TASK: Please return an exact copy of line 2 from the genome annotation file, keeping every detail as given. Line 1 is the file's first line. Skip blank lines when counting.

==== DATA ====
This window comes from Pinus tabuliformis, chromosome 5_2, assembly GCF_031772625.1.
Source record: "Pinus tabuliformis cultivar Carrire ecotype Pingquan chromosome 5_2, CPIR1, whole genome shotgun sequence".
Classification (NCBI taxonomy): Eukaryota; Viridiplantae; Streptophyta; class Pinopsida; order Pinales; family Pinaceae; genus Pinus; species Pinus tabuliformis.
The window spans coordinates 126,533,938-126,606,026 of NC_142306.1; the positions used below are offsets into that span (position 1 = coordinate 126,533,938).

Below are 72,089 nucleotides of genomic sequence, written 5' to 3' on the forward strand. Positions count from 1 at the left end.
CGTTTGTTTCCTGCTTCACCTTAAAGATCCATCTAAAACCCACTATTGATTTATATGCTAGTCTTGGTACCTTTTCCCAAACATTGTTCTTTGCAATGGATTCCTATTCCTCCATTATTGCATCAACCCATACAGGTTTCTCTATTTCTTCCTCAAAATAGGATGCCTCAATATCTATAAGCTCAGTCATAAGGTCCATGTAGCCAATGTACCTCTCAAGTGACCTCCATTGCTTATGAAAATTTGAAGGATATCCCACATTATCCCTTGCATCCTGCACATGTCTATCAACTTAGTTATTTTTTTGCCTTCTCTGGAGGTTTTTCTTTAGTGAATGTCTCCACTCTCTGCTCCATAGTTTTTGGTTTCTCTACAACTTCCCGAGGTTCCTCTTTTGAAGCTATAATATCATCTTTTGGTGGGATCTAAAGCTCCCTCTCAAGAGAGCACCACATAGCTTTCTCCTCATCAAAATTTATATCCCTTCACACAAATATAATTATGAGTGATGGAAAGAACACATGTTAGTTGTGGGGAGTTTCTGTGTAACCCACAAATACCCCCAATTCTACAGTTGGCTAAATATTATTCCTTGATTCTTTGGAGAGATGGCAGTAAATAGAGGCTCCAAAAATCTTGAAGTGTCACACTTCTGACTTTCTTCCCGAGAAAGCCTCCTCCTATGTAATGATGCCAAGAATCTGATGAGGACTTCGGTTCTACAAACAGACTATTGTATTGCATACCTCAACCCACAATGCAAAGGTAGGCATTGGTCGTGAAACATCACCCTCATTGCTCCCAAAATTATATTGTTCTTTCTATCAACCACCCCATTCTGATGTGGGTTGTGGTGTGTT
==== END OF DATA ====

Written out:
Source record: "Pinus tabuliformis cultivar Carrire ecotype Pingquan chromosome 5_2, CPIR1, whole genome shotgun sequence".